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Teeradon Supapunpinyo (left) and Cherprang Areekul in a still from Homestay (Category IIA; Thai), directed by Parkpoom Wongpoom.

ReviewHomestay film review: Thai supernatural drama rides on charm of its stars, falls on its clumsy script

  • Bad Genius star Teeradon Supapunpinyo and idol pop group BNK48’s Cherprang Areekul lead fantastical mystery that morphs into hackneyed melodrama
  • Story of a spirit that inhabits body of a recently deceased teen has eye-catching visual effects
Asian cinema

2.5/5 stars

Presented as a fantastical mystery with stand-out visual effects, Homestay is at its heart more a conventional drama about the struggles of adolescence.

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The supernatural presence in Thai filmmaker Parkpoom Wongpoom’s movie, in which a spirit wins the opportunity to return to Earth in the body of a recently deceased teenager, is a vehicle to examine teen suicide, romance, school pressures and family dysfunction from a mildly fresh perspective.

As a result, the early promise of the film’s spectacular, gravity-defying opening diffuses quickly, and the increasingly clichéd melodrama that follows are much less impressive.

An unidentified spirit awakes in a morgue, inhabiting the body of Min (Teeradon ‘James’ Supapunpinyo, Bad Genius ), a 17-year-old who recently committed suicide. He is greeted by a body-swapping celestial called The Guardian, who informs him that this “homestay” could become permanent, if the truth behind Min’s suicide is determined within 100 days.

Unable to reveal his secret to anyone, and with no memory of what happened, Min must face a confused, hostile and fractured family, while negotiating the hallways of high school afresh, unsure of his place within the complex hierarchy.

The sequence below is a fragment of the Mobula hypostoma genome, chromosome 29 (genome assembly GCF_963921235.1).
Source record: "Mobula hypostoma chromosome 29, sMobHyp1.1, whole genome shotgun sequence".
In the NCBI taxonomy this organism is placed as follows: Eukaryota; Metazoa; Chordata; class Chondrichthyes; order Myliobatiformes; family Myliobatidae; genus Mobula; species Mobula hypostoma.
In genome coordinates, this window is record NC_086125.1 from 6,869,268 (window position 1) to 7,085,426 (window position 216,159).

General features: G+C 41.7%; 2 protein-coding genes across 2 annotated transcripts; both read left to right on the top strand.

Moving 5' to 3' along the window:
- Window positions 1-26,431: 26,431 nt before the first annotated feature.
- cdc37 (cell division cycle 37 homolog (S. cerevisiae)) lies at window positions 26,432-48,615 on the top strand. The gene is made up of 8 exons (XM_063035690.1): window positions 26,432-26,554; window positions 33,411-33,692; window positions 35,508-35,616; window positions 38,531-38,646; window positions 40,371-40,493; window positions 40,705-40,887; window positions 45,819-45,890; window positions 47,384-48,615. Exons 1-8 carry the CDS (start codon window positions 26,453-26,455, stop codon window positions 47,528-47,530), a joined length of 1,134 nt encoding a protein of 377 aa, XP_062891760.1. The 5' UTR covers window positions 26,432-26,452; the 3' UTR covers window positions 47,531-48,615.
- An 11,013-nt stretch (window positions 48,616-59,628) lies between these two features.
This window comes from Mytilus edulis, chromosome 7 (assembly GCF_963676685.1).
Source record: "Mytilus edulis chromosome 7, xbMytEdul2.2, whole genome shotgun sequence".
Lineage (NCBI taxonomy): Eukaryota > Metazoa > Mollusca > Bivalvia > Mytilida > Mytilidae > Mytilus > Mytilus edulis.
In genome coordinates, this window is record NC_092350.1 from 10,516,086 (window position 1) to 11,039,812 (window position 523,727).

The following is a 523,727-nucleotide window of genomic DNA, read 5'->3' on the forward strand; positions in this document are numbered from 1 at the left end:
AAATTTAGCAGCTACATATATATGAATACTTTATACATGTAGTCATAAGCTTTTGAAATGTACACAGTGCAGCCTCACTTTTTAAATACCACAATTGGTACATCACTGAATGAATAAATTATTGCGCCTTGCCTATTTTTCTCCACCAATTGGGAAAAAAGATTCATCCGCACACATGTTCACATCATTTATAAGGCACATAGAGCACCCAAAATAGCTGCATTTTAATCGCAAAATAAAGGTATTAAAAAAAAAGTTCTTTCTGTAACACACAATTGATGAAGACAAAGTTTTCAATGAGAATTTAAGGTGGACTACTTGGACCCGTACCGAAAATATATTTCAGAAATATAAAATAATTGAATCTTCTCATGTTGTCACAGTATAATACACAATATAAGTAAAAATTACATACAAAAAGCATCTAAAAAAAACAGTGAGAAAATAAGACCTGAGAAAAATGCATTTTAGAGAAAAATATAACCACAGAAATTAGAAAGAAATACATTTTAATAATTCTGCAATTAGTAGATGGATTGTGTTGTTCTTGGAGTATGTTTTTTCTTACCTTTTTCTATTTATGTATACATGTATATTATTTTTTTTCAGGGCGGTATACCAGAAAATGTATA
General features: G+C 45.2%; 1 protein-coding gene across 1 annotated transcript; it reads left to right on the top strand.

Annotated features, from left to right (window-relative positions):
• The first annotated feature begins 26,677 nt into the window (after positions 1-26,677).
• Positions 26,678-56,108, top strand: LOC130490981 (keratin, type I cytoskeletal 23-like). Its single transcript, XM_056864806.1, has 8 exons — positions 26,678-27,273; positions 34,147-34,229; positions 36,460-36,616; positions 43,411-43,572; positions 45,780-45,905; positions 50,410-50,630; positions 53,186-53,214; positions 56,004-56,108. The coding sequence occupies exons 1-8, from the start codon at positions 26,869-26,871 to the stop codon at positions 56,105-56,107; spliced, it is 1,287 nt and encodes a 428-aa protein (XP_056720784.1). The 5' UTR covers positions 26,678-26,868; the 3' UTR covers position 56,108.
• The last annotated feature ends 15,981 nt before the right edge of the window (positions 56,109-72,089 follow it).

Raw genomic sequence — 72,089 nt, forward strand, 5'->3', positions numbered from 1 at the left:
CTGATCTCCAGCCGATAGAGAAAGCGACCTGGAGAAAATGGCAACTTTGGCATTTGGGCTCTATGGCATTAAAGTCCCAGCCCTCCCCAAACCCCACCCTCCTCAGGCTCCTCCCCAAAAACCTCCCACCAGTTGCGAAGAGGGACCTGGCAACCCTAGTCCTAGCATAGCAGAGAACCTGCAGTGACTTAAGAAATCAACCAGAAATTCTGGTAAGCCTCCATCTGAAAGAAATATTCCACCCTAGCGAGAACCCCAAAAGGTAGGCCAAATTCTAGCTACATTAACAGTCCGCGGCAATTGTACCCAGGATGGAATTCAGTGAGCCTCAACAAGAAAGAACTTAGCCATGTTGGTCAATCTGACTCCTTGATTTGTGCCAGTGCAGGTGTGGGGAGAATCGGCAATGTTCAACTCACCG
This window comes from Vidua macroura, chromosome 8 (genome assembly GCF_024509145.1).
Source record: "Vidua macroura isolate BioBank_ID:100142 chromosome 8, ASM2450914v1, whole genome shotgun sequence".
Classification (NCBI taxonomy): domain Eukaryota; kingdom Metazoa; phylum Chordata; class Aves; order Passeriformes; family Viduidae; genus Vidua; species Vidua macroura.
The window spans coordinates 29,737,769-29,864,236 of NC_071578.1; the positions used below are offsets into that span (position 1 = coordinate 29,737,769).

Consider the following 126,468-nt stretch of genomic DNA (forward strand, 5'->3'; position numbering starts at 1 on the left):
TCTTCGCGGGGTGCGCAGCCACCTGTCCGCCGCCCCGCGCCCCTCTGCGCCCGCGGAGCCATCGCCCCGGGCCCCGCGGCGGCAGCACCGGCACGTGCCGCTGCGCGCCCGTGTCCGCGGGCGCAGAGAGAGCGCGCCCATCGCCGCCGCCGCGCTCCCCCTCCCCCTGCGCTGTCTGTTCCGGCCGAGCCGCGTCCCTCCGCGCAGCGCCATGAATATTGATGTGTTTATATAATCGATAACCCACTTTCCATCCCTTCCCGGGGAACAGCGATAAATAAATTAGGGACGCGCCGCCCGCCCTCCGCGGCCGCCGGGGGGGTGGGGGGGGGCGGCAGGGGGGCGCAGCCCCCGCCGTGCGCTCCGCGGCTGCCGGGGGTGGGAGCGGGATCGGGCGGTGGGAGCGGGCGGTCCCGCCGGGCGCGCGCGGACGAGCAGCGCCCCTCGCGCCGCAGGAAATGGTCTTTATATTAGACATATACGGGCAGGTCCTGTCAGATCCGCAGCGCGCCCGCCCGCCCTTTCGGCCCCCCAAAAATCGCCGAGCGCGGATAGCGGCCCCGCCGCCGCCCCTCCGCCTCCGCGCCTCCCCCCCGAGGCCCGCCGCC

Adapted from Eto Mori’s Japanese novel Colourful, which has been brought to the screen twice previously, Homestay feels perpetually at odds with the more supernatural elements of the story. Parkpoom, directing solo for the first time after collaborations on horror hits Shutter and Alone, conceded that he struggled with the film’s effects-heavy sequences, but it is in these visually arresting moments that Homestay feels bold and innovative.

Cherprang Areekul in a still from Homestay.

In contrast, the bulk of the drama relies heavily on the kind of rote misunderstandings and lapses in communication too often employed to create conflict.

Teeradon carries the film with versatility and charisma that often transcend the clumsy writing. Cherprang Areekul, captain of idol pop group BNK48, is equally impressive in her screen debut as Pi, overachieving scholar and object of Min’s affections. Saruda Kiatwarawut also does well with her allotted screen time as tomboy/best friend Li.

The performance of the rest of the cast is beholden to the script, which prevents emotional catharsis between Min and his family. Ultimately, Homestay is impeded – much like its protagonist – by a lack of self-confidence; it could have excelled with a little more faith in its strengths, which are eye-catching.

Homestay opens on December 6

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